On Thursday, Houston Police Chief Art Acevedo was joined by Houston Mayor Sylvester Turner to unveil body cam footage from the fatal police shooting of Nicolas Chavez, 27, on April 21. Acevedo announced that he had fired four of the HPD officers who were involved in Chavez’s killing, calling their actions "inexplicable."
The fired officers — Benjamin LeBlanc, Omar Tapia, Patrick Rubio and Luis Alvarado — were among 28 officers called to the scene of a man said to be behaving erratically. In all, 24 shots were fired by police during a roughly 14-minute encounter with Chavez, the last 21 of which came in a swift barrage once Chavez was already wounded.
Thursday’s officer firings and body cam footage release came after months of requests from local police reform advocates to make available the recordings that captured Chavez’s shooting, as well as the footage from multiple other officer-involved shootings in 2020 that HPD has yet to release to the public. Those demands to release police body cam footage were amplified by the killing of George Floyd in Minneapolis in June and the nationwide movement for greater police accountability that followed.
After news of the firings leaked earlier Thursday but before footage of the shooting had been released, the Houston Police Officer’s Union called the officers’ dismissals “unjust and deplorable” via Twitter. During a Thursday press conference, HPOU president Joe Gamaldi defended the officers involved in Chavez’s killing by describing the incident as “a suicide by cop scenario,” and union vice president Doug Griffith said Acevedo’s decision to fire the four officers “just breaks the morale of this department.”
On April 21, HPD officers responded to five 911 calls about Chavez, who was running in and out of traffic, appeared to be armed with a sharp object and looked to be mentally unstable. During their confrontation with Chavez, he stabbed himself multiple times with a piece of rebar. An autopsy later revealed that Chavez had methamphetamine, amphetamine and ethanol in his system, Acevedo said.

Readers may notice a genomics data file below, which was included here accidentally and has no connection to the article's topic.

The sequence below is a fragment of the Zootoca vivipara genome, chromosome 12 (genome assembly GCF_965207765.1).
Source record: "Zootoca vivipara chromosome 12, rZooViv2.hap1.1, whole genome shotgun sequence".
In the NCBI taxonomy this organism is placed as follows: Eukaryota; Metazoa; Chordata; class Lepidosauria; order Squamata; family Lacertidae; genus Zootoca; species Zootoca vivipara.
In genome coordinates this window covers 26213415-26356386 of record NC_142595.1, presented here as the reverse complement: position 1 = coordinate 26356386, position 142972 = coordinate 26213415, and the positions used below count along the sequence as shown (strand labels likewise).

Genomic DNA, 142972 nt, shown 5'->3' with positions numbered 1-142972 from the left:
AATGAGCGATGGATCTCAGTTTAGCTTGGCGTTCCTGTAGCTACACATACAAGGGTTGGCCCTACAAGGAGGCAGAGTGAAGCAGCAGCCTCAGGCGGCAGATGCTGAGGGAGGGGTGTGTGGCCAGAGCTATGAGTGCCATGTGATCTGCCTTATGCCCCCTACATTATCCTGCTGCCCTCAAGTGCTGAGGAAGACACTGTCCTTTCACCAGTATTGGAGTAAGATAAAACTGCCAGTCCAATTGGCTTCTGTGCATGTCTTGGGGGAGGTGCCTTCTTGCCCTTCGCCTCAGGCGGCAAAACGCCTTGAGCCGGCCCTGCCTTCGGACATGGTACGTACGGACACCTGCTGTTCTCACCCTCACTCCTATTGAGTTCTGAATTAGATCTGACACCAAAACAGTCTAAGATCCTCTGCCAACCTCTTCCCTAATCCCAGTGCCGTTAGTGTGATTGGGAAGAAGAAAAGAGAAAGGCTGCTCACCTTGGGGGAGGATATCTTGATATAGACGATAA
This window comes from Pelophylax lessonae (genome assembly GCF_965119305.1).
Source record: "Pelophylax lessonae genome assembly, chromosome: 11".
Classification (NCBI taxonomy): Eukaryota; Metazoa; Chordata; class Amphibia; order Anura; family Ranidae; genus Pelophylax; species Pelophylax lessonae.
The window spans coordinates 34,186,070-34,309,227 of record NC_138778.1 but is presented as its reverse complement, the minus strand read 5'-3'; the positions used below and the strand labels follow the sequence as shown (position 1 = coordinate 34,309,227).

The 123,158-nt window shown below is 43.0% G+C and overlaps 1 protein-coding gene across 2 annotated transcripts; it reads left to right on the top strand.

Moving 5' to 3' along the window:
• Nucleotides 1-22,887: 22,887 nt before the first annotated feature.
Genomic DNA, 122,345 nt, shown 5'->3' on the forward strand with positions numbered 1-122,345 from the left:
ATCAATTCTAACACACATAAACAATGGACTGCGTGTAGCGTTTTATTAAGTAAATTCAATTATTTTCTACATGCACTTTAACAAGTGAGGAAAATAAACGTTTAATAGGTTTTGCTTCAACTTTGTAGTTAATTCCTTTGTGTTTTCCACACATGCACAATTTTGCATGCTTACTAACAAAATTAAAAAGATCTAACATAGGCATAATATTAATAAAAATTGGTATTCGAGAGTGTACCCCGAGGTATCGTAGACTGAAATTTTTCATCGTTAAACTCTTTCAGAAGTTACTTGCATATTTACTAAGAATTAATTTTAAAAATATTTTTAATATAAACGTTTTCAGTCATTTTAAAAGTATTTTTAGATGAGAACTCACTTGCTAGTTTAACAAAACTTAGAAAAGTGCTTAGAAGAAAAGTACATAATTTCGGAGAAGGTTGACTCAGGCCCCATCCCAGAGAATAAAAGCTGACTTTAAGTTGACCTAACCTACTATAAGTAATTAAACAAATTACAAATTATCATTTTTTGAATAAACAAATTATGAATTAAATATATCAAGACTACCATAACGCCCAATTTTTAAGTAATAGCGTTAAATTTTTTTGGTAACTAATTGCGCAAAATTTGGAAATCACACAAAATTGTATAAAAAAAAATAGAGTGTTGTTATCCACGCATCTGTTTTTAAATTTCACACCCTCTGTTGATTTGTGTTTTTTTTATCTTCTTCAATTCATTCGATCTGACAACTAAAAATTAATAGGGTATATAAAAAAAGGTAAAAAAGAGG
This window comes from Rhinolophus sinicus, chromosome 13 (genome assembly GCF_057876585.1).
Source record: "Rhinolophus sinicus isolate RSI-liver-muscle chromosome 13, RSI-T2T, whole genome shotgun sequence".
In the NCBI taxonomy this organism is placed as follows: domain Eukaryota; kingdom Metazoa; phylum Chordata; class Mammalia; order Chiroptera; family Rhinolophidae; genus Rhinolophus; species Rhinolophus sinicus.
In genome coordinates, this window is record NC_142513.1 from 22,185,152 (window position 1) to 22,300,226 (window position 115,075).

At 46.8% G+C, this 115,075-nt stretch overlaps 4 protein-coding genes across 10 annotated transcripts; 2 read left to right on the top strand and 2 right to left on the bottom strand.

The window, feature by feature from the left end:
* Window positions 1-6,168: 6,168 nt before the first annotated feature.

After playing a video of the incident for the media — which was lightly edited but contained the moments directly before and after each use of police force — Acevedo explained that he considered the first three shots HPD officers fired at Chavez early on to be “objectively reasonable.”
But a flurry of 21 gunshots from LeBlanc, Tapia, Rubio and Alvarado after Chavez was already wounded and on the ground were what led Acevedo to fire those four officers.
“At the time when we discharged those 21 rounds, Mr. Chavez was at his greatest level of incapacitation,” Acevedo said, explaining that at that point, Chavez had been shot with Tasers several times and with 10 nonlethal bean bag rounds.
“We have concluded that the last barrage of rounds, 21 rounds, are not objectively reasonable based on the totality of the circumstances in this case,” Acevedo continued.
Although Chavez can be seen reaching toward a Taser on the ground before the final round of gunfire — which turned out to be empty, although the officers said they did not realize it at the time— Acevedo said due to the large number of officers on site, that didn’t rise to the standard of an imminent threat to the lives of the officers involved.
“No one should conclude that the dismissal of these officers is an indictment on HPD or their 5,300 police officers,” Turner said, clearly overcome with emotion, “but when you are wrong, there are consequences. And for the good of every police officer who serves, for the good of everyone that follows the rules to protect this city, it is important for us to call a ball a ball and a strike a strike.”
U.S. Congresswoman Sheila Jackson Lee was present during Thursday’s press event, during which she spoke to the duty for public servants like herself, Turner and Acevedo to both heal the pain of people like the Chavez family and “to do the right thing, and to do it without bias against law enforcement, and to do it without bias against the victims.”
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“I pray for the community, the city of Houston and beyond, and I ask for calm and peace,” she continued.
Before HPD released the body cam footage on Thursday, the only publicly available video of Chavez’s killing was a low-quality cell phone video recorded by a bystander and posted to social media in April. In June, Acevedo said that one reason why the official body cam footage from Chavez’s shooting hadn’t yet been made public was due to a request from Chavez’s wife that the video not be released out of fear that it may trouble her two young daughters. Acevedo previously said that the footage would be made available by the end of August, a promise that HPD did not make good on.
In a statement released after Thursday’s press conference, Harris County District Attorney Kim Ogg said that the county’s Civil Rights Division “will conduct a thorough, independent review” of all the evidence in the case of Chavez’s death.
“Once we complete our review, we will present the case directly to a grand jury,” Ogg said. “That grand jury will determine whether the Houston police officers who shot Nicolas Chavez were justified or whether they committed a crime.”